Meditation has been known since ancient times as a good way to be alone with yourself and leave problems aside. Meditation includes complete physical and psychological relaxation and helps control stress and emotions. This training method will defeat depression, insomnia, fatigue and other problems associated with emotional stress. The physical health of a person suffers from emotional stress, natural processes in the body are disrupted. Meditation will also help to cope with similar failures in the work of internal organs. When a person gets rid of anxiety and stress, the body directs all its forces to self-healing.
The benefits of anti-anxiety meditation
Meditation in stress is aimed at combating anxious thoughts and focusing on your own body. The relaxation process affects the following processes:
- reduces blood pressure;
- reduces stress hormone production;
- improves blood circulation;
- normalizes the rhythm of the heart and breathing;
- improves concentration; uplifting;
- helps focus on good events and forget about sorrows and disappointments;
- relieves depression and chronic fatigue;
- gives self-confidence.
It happens that the problems were crushed so badly that the idea arises to start taking sedative drugs. But do not rush into such a decision, because any drugs have adverse reactions, and are not suitable for everyone.
Meditation relieves fear and anxiety, as it is a natural sedative for the body. During relaxation, relaxation occurs in all parts of the body and internal organs. The flow of blood to the vessels improves, the cells are saturated with oxygen, the heart begins to work in a normal rhythm, breathing becomes calm – all this reduces nervous tension and helps to correct the emotional state.
How to practice meditation to calm anxiety
Practicing meditation is really easy and you can try it right now with these simple instructions for a concentration meditation on breathing:
- Meditation for anxiety starts when you find a quiet place and set your alarm for an initial 10 minutes (more if you feel comfortable to start with a longer session).
- Sit cross-legged on a floor (use a mat and a cushion to level your hips with your knees), place your arms on your lap. Only sit on a firm chair if the cross-legged position is very uncomfortable. In general, your posture should be fairly relaxed but not sluggish, so you won’t meditate yourself to sleep. Full lotus is the most stable and firm posture, but you can adopt half-lotus or a simple cross-legged position too.
- Take a few really deep breaths as so other people would be likely to hear you breathing. It should make you feel relaxed fairly quickly.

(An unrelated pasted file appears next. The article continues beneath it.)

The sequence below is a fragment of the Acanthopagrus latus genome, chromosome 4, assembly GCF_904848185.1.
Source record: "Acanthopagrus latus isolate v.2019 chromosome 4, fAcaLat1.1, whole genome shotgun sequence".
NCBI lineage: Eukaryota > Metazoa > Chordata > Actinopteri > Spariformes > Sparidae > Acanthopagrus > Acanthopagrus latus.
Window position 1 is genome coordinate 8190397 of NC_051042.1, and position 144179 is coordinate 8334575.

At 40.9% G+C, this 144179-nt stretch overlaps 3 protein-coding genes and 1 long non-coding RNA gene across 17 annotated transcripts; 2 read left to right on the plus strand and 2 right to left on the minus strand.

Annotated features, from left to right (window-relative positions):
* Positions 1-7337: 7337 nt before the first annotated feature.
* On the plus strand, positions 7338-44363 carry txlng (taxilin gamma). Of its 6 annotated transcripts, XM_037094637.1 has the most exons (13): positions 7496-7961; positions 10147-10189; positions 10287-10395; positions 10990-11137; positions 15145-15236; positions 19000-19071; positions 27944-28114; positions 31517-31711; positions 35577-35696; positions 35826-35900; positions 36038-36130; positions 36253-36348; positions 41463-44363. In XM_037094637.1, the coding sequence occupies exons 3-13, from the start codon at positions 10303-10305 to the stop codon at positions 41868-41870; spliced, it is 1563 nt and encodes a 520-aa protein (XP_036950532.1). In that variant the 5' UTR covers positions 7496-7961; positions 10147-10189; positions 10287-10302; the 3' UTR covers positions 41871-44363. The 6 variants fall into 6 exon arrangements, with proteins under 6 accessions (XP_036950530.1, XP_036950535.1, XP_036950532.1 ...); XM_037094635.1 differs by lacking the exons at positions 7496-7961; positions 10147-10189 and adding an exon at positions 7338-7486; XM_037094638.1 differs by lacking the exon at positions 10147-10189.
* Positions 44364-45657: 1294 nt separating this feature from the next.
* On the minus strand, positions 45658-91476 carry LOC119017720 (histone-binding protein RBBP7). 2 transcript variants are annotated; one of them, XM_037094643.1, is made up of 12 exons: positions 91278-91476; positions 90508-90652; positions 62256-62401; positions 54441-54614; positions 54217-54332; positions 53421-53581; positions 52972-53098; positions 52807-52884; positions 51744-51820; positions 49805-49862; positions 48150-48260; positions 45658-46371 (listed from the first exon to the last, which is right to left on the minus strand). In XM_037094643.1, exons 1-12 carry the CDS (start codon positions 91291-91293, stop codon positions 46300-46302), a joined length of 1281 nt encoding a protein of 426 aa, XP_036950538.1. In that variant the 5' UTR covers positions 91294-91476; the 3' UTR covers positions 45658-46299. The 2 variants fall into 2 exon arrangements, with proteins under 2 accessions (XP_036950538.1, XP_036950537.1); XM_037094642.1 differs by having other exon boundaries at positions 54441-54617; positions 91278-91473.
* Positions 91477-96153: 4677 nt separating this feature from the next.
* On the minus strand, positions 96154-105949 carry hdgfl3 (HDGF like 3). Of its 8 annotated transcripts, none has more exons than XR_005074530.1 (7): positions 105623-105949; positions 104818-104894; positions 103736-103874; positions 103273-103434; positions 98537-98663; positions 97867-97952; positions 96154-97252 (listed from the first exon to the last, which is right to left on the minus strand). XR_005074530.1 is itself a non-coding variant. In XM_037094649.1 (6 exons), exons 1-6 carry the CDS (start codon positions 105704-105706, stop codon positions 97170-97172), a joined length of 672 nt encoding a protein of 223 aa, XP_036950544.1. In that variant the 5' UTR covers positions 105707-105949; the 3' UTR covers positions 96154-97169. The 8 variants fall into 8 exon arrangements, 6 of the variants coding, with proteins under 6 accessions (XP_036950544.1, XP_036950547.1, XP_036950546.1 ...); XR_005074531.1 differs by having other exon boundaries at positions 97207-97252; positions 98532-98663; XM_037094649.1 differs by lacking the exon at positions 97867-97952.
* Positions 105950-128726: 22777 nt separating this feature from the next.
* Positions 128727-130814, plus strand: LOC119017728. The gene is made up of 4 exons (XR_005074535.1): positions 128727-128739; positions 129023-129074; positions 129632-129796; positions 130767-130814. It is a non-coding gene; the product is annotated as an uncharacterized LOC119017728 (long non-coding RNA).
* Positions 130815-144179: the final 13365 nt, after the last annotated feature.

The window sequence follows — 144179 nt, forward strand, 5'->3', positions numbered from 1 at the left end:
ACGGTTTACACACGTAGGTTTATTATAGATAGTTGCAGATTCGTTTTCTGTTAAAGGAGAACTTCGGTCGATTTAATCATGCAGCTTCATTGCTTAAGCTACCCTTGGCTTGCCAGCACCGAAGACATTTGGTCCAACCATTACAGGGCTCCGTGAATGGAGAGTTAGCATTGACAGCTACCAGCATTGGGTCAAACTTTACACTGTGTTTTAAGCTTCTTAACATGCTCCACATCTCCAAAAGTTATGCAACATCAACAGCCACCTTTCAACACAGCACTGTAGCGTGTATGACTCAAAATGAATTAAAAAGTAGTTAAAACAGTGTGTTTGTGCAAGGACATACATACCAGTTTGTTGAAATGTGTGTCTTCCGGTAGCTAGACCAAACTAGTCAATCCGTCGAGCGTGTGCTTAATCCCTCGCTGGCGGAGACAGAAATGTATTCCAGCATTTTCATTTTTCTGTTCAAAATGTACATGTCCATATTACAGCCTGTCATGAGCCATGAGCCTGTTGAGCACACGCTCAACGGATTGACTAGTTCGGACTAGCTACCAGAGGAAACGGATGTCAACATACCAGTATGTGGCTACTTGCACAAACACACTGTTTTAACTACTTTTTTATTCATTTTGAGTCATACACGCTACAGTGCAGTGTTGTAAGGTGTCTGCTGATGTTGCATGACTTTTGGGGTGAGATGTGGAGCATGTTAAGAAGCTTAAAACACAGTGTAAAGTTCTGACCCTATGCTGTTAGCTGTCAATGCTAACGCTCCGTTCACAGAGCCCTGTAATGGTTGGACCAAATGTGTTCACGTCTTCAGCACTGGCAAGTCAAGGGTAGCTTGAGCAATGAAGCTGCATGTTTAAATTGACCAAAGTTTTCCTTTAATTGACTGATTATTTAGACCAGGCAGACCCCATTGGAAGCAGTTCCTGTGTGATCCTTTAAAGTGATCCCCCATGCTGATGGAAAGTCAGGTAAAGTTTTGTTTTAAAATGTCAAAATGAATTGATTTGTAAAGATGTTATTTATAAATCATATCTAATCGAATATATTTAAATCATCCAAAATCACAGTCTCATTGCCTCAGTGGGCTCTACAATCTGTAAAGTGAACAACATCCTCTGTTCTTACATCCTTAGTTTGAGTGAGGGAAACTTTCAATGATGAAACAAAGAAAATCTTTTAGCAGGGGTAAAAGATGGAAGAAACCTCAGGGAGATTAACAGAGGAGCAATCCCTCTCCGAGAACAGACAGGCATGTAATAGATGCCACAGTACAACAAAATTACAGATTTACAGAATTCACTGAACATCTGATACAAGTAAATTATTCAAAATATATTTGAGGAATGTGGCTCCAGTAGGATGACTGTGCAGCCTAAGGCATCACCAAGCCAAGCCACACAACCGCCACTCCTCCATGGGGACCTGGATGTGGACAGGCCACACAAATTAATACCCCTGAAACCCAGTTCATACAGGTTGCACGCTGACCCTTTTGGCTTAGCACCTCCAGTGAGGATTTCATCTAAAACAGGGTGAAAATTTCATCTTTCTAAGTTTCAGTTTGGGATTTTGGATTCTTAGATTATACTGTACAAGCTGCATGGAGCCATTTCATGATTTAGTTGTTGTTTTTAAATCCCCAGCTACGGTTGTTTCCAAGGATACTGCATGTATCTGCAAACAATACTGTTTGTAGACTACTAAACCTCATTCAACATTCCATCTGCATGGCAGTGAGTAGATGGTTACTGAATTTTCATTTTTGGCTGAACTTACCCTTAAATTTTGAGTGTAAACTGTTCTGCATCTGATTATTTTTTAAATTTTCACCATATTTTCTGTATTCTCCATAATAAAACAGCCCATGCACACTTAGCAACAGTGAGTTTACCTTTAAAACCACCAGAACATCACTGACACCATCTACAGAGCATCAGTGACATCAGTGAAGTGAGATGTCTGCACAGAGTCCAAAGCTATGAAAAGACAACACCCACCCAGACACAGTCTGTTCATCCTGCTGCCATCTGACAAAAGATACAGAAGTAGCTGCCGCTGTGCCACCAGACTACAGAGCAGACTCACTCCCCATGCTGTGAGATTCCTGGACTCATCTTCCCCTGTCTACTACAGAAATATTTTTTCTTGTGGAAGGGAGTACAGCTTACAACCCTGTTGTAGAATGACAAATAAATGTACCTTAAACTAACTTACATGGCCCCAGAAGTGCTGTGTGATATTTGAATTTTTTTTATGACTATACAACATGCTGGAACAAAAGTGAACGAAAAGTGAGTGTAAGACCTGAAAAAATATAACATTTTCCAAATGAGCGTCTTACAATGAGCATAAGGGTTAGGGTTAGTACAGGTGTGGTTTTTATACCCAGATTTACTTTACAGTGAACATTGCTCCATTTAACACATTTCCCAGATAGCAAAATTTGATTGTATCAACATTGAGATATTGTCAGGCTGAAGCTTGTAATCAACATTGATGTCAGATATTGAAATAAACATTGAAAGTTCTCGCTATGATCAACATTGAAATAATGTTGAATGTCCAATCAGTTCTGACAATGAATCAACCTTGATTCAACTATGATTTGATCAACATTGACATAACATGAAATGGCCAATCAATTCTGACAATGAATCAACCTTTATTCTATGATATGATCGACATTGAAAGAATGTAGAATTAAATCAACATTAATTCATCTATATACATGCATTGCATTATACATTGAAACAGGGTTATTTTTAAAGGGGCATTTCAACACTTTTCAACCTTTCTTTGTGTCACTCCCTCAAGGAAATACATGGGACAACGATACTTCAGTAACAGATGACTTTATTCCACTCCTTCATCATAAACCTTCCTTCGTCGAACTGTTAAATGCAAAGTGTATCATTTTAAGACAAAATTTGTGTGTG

- Close your eyes and start paying attention to sounds, smells, posture and breathing. Simply make a mental note on what you are observing. No need to judge it or dwell on it.
- Pay attention to how your body feels. Start doing so by scanning your body from top to bottom and notice how even the smallest parts of your body feel. Don’t try to change anything or judge. It’s all good, you are being attentive, that’s it.
- Move the focus of your attention to your breathing. Do not try to change it, just let it be. No judgment please, do not allow to be violent towards yourself. Notice where in your body your breathing starts, how it flows and how it ends. To help you settle with this pattern, you can start counting your breaths from 1 to 10 and then revert back to 1. If your attention shifts to something else, notice the very fact of this happening and then gently get your mind to count the breaths again and again. These ‘jumps’ happen all the time, so be kind to yourself. The more skillful you become, the less monkey-like your mind learns to be. Every single time your mind gets back to counting breaths, it also gets stronger. This, in effect, gives your mind a proper training.
- When you have established a good concentration on breathing, invite your mind to contemplate on the fact that all things change; it is just the way of life. Think about life and death, how are your thoughts are coming and going. This is what it’s called impermanence. Accept it and relieve yourself from the pressure of stress factors. They will come and go too.
- Obviously, these stress factors come with dissatisfaction and sometimes suffering. It happens because you cling to positive states, and quite naturally averse to things that cause you pain. You can contemplate whether you can simply let go of your attachment to that stressor. This will definitely alleviate your stress and relieve anxiety. Yet if you cannot do it, by simply accepting that ‘yes I cling to that, and that’s why I feel anxious’ you acknowledge your suffering and, paradoxically, it will subside. You will feel it less and with time it will disappear.
- These two very specific but open contemplation themes are going to change on a daily basis. Things change, so is your meditation practice. Yet with time, you will become familiar with both of these characteristics and your level of anxiety will gradually lessen with this meditation for anxiety practice. You will accept these universal truths: everyone experiences dissatisfaction and all things are impermanent. Your full acceptance and absence of clinging are key to lower your anxiety with meditation.
- Continue for your set amount of time. When finished, allow your mind to rest for 30 seconds with no focus on anything at all. Just observe and let it simply flow.